After ten years of Maoist insurgency and a coup d’état by the king in 2005, the Nepali people took to the streets in April 2006, forcing the king to hand power back to the parliament. It was the end of the only Hindu kingdom in the world but only a new step in the country’s continuing political crisis. The Maoist party, the UCPN(M) has entered into a crisis itself and a split has become inevitable.
For six years since 2006, the Nepali government has been unable to draft the Constitution that should have been the foundation of a new, democratic Nepal. The Constitutional Assembly (CA), elected in 2008, originally had a two year mandate but even after this had been extended several times, it remained in a deadlock, unable to reach any agreement. Ignoring a Supreme Court verdict that the CA could not be extended, Prime Minister and Maoist vice-chairman Baburam Bhattarai tabled a bill proposing just that. The Supreme Court ruled against him on contempt charges and at midnight May 28th Bhattarai dissolved the CA and called for new elections.
The final stumbling block was the refusal of the anti-Maoist coalition in the CA to allow changes in the structure of the state that would give greater autonomy to a number of the country’s minorities. It was the end of the second Maoist-led Nepali government. The Right hopes that the elections will give them the chance to grow big enough to not only block any progress in the CA, like they have done for the last four years, but also influence its course.
The Maoists hope that the elections will be a chance to break the deadlock but with increasing division in their own ranks it is uncertain they can repeat their surprise electoral victory of 2008. Inside Bhattarai’s party, the United Communist Party of Nepal (Maoist) (UCPNM), that led a decade of armed struggle and controlled most of the country before agreeing on a cease-fire with the government, criticism of the leadership has been growing. Bhattarai and other leaders have been accused of betraying the revolution and preparations for a split have been going under way for months. To understand the crisis of the UCPN(M) and the end of the second coalition government led by it, it is necessary to look at the evolution of its leaders’ strategy.
Negotiations between the establishment parties and the Maoists, building on a framework from 2005, led in May 2006 to a ceasefire and the signing of the Comprehensive Peace Agreement (CPA) in December 2006. After long delays, elections for an Assembly that would draw up a new Constitution and function as an interim parliament took place in April 2008. Surprising most observers, the Maoists won a huge electoral victory, winning one third of all seats and becoming the largest party in parliament. Their chairperson, Pushpa Kamal Dahal, better known under his nom de guerre Prachanda (‘the fierce one’), became Prime Minister.
But the crisis of Nepali politics has continued. For a long time, the main contradiction was between the old parliamentary parties on one hand and the Maoists on the other. The most important of these old parties are the conservative Nepali Congress (NC) and the Communist Party United Marxist-Leninist (UML, a party that is neither Marxist nor Leninist and supported the king for most of the insurgency). Together with other establishment forces these parties have been resisting radical change and the drawing up of a new constitution that would alter the existing power relationships to their disadvantage. On the other side were the Maoists who commanded an apparatus and electoral support that overshadowed that of any other single party but who were relatively unfamiliar with the game of parliamentary politics and had influence in the patronage based political machines.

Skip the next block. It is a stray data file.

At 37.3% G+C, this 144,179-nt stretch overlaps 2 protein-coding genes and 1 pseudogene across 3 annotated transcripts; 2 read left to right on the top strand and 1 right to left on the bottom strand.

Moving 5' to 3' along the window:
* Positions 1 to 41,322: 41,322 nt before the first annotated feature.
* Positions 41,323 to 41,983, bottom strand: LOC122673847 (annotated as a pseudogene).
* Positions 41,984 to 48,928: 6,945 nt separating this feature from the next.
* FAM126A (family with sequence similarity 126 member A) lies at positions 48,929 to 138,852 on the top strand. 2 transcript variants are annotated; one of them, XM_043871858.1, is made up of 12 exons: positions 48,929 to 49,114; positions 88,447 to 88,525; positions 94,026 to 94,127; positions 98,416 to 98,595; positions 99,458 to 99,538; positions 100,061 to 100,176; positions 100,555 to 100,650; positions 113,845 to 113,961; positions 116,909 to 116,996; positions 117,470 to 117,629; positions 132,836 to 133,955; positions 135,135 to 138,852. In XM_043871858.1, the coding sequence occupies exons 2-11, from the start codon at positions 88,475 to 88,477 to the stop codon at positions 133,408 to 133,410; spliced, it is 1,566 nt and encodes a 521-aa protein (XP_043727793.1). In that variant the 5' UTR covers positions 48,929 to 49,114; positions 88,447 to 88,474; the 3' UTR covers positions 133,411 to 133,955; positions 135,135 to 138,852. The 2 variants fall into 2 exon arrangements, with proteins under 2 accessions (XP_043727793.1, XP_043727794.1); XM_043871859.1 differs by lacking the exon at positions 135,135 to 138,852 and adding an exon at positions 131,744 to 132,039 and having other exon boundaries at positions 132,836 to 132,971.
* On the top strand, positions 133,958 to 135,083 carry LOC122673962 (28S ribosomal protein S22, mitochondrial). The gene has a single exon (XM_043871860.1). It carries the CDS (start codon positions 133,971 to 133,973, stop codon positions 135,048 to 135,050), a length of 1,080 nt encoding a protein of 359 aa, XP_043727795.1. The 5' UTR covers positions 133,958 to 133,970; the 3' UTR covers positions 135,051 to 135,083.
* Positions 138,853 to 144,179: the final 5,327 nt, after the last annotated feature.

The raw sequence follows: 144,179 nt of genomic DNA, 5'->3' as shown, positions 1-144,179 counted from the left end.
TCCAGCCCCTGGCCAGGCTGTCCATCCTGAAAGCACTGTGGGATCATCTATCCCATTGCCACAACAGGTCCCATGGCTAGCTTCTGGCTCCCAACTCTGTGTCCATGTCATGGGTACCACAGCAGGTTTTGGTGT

The Maoists emphasized that they had not given up their goal of social revolution and that their participation in parliament was only a step toward this. In the Maoism of the UCPN(M), the revolution would need to go through two stages. First is the ‘New Democratic Revolution,’ as a step toward the establishment of socialism. This first stage is meant to finish ‘bourgeois democratic’ tasks like land-reform, equal rights for all citizens and abolishing the monarchy and protecting national sovereignty, especially against traditional rival India. Although the Nepali Maoists had come out in favor of a multiparty system, including under socialism, they insisted that this first phase would be under leadership of the revolutionary forces and would immediately begin laying the groundwork for the second phase, that of socialist revolution.
Since 2006, the establishment parties and the ruling classes of Nepal, with help of the United States and especially India, have been trying to channel the Maoists into parliamentary, institutionalized politics and convince them to postpone the New Democratic Revolution to some far undefined future. Nepal’s fractured political landscape is dominated by patronage networks and the establishment parties have been trying to integrate the Maoists into these networks and its political institutions and neutralize them, just like the parties that now form the UML have been neutralized years ago. After a failed attempt at insurrection in 2010 and especially the disarmament and dissolving of the Maoist armed wing, the People’s Liberation Army (PLA), and numerous other concessions by the UCPN(M), worries in the dissident camp that establishment forces succeeded in this have been growing. This has led to a new contradiction, this time inside the UCPN(M), between it’s right and left-wings.